Until recently, the bird was thought to be just one kind, but it is often confused by those who see them. The male is intensely scarlet while the female is yellow-green-olive.
Scarlet Tanagers are striking birds that stay high in the forest canopy, making them difficult to spot.
Like most birds, Scarlet Tanagers are dependent on their feathers to keep them warm in the cool weather of spring and fall, but unlike most birds, the male Scarlet Tanager takes full advantage of his bright coloration to attract a mate and defend his territory from competitors.
They can be attracted to your backyard by planting raspberries, blackberries, mulberries, chokeberries, strawberries, serviceberries, juneberries and huckleberries.
4. Common Yellowthroat
Common Yellowthroat is small, with a long tail, brownish on the back has paler yellow bellies and bright yellow breasts. These songbirds usually arrive in Pennsylvania in April and leave in November.
Common Yellowthroat is an insectivore (insect eater) that eats caterpillars, beetles, moths, grasshoppers, and spiders. It nests in low shrubs or tall grasses near wet areas.
These birds are the first bird you hear their songs each spring and summer, often in marshy or wetland areas and brushy fields living in thick, tangled vegetation. They will also be found in large backyards that have dense vegetation.
5. America Redstart Female
Catch a glimpse of an American Redstart Female during her nesting period in your area.
America Redstart females are identifiable by their olive-gray feathers with bright yellow patches on their tails, sides, and wing. The males are black and bright orange birds with striking white lower bellies.
They wander from northeastern central states where they breed all over to Canada and the west coast. They breed in both deciduous woodlands and coniferous forests.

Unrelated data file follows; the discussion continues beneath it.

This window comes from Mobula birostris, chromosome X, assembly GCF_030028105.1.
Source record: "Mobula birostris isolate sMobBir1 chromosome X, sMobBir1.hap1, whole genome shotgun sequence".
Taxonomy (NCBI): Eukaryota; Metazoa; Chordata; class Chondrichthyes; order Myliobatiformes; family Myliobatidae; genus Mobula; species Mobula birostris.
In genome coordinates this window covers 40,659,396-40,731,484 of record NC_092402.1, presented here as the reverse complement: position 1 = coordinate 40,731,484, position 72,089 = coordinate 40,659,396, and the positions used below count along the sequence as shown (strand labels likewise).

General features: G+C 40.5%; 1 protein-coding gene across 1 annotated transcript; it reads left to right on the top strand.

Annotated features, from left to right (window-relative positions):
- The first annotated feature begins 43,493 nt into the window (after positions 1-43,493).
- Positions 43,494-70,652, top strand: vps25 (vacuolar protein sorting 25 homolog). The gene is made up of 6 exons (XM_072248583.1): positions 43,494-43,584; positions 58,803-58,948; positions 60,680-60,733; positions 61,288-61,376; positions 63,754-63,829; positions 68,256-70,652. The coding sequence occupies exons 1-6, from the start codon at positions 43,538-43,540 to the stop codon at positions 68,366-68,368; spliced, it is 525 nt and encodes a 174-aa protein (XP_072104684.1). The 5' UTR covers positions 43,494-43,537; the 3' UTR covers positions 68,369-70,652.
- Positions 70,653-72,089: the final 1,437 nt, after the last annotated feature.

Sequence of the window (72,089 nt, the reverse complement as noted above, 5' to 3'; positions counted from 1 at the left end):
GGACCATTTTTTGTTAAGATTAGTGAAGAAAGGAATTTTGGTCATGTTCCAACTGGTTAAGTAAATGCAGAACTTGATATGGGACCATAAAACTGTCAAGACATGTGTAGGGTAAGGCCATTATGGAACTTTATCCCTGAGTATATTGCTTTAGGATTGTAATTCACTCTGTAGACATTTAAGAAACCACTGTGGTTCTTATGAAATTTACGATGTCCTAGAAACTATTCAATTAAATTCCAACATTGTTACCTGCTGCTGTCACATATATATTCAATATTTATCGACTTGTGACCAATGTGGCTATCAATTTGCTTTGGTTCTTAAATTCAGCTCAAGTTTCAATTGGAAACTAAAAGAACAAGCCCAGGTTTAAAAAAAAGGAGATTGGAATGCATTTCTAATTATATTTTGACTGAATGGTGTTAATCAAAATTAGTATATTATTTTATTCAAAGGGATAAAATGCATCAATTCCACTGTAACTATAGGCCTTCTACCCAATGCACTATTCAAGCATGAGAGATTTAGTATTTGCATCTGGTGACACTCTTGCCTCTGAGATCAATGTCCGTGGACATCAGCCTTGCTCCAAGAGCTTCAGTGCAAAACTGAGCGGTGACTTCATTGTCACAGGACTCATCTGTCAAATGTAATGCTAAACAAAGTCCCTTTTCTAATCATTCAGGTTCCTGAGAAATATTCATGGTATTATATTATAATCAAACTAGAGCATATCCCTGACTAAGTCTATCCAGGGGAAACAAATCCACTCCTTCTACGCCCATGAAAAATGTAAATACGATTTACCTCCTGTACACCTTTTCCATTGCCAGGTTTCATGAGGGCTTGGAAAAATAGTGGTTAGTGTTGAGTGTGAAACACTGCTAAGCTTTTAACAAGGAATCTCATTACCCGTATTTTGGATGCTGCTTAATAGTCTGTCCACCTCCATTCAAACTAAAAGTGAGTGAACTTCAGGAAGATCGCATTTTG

Redstart prefers total cover while they are nesting, therefore they will choose thickets of thorny bushes, large trees and small forest openings with dense vegetation.
Nests are bulky and well hidden in the thickest material available. They lay 4 to 6 white eggs with reddish-brown spots.
6. Yellow-rumped Warbler
Common throughout the year, Yellow-rumped Warblers are often seen foraging in coniferous trees, sweeping clearings for insects after a rainstorm or hopping on branches probing with their long bills.
Good birders know Yellow-rumped Warblers are one of the first spring migrants to arrive in Pennsylvania. These migrants fly across the Gulf of Mexico and may cover over 1,200 miles a day during migration. The fall migration is a different story.
They eat insects and fruit on extended trips away from their breeding sites. Like other warblers, they nest in dense low vegetation and lay three to six eggs. Yellow-rumped Warblers require coniferous trees or tall shrubs for habitat, especially during the winter months.
7. Great Crested Flycatcher